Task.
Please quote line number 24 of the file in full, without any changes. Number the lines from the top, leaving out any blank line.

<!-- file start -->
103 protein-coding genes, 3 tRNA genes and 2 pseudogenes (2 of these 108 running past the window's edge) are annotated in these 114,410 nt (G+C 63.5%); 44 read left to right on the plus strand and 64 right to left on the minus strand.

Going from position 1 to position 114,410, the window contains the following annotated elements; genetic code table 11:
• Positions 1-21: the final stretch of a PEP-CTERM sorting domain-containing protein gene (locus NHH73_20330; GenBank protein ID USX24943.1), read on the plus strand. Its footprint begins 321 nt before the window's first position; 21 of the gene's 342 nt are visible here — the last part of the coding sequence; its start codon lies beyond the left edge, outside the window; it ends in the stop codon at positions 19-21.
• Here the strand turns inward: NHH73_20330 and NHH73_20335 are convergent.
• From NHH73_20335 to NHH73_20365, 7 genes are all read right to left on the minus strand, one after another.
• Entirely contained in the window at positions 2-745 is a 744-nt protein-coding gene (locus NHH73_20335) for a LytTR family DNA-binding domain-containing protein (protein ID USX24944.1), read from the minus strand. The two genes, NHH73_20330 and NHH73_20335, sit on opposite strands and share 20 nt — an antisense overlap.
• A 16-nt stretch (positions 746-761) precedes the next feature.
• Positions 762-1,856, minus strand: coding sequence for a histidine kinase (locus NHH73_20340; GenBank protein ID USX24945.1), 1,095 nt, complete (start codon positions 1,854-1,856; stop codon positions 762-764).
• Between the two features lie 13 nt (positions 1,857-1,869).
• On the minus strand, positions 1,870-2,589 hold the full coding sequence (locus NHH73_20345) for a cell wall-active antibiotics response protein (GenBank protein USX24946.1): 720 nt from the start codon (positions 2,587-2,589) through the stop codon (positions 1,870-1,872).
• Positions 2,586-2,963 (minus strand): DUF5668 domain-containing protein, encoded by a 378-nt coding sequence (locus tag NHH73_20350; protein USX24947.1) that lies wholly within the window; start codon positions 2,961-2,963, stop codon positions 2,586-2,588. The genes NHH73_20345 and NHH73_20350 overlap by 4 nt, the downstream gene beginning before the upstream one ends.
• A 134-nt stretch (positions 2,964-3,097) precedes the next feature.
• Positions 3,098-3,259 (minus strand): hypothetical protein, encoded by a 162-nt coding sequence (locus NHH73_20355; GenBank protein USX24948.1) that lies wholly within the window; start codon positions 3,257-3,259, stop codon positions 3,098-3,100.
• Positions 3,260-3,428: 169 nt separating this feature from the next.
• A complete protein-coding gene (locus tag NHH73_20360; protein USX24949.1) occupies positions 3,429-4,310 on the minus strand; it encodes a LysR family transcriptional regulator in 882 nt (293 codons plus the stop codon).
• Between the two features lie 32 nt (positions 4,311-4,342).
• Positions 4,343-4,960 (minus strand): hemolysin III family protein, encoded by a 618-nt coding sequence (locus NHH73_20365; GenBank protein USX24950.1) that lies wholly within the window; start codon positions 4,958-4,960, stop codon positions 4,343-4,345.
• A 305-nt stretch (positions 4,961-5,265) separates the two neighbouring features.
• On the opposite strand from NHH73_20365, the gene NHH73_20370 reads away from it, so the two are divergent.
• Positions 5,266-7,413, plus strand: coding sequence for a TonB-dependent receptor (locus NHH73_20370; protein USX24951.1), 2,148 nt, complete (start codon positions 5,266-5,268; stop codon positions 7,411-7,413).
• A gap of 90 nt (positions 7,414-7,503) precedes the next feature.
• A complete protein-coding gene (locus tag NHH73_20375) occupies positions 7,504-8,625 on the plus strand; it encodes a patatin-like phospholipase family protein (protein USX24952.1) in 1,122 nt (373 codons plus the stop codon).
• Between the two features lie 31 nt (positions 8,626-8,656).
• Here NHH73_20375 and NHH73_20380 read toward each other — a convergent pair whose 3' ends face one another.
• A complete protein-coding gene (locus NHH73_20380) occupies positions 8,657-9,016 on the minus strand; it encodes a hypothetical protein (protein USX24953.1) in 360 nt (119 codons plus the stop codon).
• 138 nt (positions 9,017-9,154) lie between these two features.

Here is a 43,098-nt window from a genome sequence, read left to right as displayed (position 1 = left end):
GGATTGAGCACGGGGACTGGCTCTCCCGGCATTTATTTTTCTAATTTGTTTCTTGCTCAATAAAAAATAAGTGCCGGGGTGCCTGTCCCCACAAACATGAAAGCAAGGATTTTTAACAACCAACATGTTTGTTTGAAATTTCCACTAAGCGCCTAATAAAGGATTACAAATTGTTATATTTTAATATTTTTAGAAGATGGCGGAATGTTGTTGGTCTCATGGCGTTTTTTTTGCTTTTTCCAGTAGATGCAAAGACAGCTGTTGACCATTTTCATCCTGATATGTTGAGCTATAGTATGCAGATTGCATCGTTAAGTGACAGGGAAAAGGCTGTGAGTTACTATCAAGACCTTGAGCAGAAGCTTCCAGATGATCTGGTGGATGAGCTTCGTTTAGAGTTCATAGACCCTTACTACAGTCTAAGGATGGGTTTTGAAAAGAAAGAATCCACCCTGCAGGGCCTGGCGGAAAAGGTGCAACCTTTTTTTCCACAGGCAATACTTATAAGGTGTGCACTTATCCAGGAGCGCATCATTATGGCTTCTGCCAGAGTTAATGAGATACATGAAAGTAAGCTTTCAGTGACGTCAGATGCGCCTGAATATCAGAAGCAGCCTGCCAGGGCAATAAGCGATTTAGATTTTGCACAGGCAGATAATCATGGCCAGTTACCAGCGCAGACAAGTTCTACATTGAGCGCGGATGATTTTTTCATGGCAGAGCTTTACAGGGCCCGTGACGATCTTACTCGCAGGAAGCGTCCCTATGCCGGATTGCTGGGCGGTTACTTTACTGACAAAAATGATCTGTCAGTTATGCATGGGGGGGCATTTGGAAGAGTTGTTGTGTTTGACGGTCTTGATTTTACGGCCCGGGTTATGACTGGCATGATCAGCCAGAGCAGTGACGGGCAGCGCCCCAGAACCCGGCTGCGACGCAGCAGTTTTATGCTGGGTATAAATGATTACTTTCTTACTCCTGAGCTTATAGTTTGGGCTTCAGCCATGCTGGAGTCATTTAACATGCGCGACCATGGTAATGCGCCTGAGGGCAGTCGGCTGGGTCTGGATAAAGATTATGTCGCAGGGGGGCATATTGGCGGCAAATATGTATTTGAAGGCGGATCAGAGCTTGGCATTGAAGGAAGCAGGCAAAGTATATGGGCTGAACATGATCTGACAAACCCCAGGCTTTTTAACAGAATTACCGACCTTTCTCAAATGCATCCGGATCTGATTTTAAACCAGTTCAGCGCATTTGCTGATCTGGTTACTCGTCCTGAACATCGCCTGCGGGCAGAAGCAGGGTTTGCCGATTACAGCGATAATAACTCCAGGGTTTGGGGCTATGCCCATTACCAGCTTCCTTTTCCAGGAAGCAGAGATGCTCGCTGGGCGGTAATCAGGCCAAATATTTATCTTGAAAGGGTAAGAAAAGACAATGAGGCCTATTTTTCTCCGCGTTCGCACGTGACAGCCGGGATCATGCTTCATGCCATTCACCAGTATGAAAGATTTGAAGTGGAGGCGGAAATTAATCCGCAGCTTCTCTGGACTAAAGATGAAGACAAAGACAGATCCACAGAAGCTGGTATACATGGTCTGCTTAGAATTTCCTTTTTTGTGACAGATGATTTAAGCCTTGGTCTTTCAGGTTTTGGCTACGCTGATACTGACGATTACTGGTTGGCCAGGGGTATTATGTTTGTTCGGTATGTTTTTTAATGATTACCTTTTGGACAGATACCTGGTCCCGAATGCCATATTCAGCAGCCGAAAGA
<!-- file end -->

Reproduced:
• Here NHH73_20375 and NHH73_20380 read toward each other — a convergent pair whose 3' ends face one another.